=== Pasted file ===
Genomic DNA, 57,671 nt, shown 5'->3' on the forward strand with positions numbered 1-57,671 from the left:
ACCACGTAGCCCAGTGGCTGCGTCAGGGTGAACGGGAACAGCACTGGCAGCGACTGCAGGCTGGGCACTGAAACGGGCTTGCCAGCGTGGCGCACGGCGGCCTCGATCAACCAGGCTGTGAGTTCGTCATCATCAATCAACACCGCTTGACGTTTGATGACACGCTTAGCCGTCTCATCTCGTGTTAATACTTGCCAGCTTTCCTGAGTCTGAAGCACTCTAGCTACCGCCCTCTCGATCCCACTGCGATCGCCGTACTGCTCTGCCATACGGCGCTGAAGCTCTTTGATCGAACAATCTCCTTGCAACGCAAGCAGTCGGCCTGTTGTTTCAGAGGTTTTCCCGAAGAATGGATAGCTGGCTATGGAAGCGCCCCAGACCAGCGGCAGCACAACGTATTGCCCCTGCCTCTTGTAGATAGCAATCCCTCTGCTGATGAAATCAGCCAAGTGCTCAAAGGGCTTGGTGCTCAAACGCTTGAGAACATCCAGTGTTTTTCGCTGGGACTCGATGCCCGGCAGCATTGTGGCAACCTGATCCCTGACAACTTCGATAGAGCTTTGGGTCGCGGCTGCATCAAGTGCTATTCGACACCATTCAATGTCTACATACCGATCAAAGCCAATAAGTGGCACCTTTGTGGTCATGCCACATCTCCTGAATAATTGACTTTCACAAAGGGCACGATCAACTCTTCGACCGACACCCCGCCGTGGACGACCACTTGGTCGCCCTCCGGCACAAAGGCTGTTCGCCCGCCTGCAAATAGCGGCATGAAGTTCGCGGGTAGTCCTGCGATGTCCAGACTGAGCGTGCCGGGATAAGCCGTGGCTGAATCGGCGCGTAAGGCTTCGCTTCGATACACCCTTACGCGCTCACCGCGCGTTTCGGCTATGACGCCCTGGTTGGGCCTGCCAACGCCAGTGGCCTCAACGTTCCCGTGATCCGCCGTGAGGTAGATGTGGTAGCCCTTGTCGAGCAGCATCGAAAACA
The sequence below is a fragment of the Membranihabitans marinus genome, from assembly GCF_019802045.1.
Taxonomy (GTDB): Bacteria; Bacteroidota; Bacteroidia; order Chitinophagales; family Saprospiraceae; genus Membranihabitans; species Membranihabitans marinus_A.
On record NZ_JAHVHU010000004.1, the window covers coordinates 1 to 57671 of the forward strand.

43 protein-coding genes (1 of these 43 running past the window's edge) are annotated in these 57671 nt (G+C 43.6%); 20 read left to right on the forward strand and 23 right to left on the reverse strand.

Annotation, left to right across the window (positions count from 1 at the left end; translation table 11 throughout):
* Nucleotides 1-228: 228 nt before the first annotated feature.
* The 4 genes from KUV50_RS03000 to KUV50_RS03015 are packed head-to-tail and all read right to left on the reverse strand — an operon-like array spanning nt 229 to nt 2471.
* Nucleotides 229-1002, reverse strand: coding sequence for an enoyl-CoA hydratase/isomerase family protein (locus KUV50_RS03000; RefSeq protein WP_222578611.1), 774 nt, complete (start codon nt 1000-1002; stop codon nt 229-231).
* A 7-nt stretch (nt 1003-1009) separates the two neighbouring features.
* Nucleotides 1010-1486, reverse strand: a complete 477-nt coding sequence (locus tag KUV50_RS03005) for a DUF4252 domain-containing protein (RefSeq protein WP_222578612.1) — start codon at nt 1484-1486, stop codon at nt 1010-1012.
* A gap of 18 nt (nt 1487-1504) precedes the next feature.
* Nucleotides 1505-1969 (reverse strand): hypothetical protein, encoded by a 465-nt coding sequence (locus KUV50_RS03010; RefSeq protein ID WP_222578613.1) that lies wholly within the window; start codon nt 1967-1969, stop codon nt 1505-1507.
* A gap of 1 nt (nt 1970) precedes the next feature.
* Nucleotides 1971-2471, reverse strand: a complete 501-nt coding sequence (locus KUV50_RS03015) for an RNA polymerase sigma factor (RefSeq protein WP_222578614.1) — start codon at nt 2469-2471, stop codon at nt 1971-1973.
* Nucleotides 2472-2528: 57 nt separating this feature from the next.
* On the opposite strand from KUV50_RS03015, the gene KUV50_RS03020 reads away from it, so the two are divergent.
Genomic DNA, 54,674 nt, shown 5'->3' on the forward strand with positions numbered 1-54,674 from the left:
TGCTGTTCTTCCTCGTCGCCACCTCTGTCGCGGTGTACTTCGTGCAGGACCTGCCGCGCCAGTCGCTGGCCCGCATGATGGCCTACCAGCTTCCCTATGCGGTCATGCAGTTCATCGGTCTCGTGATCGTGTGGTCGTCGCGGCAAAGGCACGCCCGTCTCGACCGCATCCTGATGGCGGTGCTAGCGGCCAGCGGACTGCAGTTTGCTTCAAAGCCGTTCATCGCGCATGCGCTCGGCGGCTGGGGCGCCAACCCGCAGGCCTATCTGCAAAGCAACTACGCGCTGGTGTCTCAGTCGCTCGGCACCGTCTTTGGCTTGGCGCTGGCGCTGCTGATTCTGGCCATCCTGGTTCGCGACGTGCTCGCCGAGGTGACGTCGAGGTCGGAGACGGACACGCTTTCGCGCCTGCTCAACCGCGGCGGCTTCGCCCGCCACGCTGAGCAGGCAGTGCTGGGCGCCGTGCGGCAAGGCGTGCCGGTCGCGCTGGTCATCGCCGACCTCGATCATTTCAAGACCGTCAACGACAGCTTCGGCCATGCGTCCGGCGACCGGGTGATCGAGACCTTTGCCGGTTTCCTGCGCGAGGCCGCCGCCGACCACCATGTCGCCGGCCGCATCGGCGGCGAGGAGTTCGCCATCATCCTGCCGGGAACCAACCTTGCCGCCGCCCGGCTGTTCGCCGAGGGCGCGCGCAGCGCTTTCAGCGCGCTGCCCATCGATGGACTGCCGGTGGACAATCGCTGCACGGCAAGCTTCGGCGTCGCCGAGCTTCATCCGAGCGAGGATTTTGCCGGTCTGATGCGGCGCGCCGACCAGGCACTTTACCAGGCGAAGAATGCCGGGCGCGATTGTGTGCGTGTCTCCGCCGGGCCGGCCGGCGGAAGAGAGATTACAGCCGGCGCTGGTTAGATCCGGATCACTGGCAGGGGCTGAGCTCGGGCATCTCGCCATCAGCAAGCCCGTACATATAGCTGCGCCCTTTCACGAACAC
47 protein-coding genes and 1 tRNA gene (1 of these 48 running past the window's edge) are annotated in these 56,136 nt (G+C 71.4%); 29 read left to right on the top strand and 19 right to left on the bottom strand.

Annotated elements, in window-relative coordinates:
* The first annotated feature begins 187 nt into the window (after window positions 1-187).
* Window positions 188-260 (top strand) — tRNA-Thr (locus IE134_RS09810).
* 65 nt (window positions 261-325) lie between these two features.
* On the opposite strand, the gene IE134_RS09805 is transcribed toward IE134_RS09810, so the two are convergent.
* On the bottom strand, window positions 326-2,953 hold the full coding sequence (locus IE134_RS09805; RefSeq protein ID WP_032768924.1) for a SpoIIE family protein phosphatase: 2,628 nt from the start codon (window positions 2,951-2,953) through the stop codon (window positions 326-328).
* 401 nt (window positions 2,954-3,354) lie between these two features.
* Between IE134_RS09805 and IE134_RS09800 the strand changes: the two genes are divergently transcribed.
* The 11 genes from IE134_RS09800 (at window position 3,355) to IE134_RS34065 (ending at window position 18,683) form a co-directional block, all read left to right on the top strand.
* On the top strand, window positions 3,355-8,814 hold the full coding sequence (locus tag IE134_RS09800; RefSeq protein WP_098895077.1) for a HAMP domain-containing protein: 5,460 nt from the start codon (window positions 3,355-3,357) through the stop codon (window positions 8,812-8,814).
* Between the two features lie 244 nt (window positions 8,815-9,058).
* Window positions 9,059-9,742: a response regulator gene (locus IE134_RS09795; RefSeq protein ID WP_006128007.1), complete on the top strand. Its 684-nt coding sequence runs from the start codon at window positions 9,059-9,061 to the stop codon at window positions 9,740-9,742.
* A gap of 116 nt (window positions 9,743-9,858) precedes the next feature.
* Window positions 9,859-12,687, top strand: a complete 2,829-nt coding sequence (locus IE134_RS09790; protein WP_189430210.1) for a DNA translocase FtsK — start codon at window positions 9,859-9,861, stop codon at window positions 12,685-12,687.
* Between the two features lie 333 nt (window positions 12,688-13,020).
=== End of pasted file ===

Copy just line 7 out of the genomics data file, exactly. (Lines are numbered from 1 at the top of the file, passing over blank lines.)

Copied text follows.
Annotation, left to right across the window (positions count from 1 at the left end; translation table 11 throughout):